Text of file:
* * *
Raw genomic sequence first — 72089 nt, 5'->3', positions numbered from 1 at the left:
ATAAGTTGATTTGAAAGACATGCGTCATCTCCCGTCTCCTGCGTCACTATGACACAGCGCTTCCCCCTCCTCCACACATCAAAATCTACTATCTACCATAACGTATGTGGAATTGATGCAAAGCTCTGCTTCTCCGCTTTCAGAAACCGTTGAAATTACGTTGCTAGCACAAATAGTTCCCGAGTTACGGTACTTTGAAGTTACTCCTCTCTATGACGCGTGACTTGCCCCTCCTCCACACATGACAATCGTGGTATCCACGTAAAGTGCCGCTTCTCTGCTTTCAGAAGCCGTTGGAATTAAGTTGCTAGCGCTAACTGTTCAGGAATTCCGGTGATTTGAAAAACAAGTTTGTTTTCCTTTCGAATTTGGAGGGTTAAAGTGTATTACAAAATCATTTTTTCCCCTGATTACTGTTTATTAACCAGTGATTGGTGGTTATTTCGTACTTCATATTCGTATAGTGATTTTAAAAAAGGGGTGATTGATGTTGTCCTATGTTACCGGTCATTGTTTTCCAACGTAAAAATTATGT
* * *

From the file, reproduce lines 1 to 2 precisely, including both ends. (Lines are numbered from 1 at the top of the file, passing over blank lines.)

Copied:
Raw genomic sequence first — 72089 nt, 5'->3', positions numbered from 1 at the left:
ATAAGTTGATTTGAAAGACATGCGTCATCTCCCGTCTCCTGCGTCACTATGACACAGCGCTTCCCCCTCCTCCACACATCAAAATCTACTATCTACCATAACGTATGTGGAATTGATGCAAAGCTCTGCTTCTCCGCTTTCAGAAACCGTTGAAATTACGTTGCTAGCACAAATAGTTCCCGAGTTACGGTACTTTGAAGTTACTCCTCTCTATGACGCGTGACTTGCCCCTCCTCCACACATGACAATCGTGGTATCCACGTAAAGTGCCGCTTCTCTGCTTTCAGAAGCCGTTGGAATTAAGTTGCTAGCGCTAACTGTTCAGGAATTCCGGTGATTTGAAAAACAAGTTTGTTTTCCTTTCGAATTTGGAGGGTTAAAGTGTATTACAAAATCATTTTTTCCCCTGATTACTGTTTATTAACCAGTGATTGGTGGTTATTTCGTACTTCATATTCGTATAGTGATTTTAAAAAAGGGGTGATTGATGTTGTCCTATGTTACCGGTCATTGTTTTCCAACGTAAAAATTATGT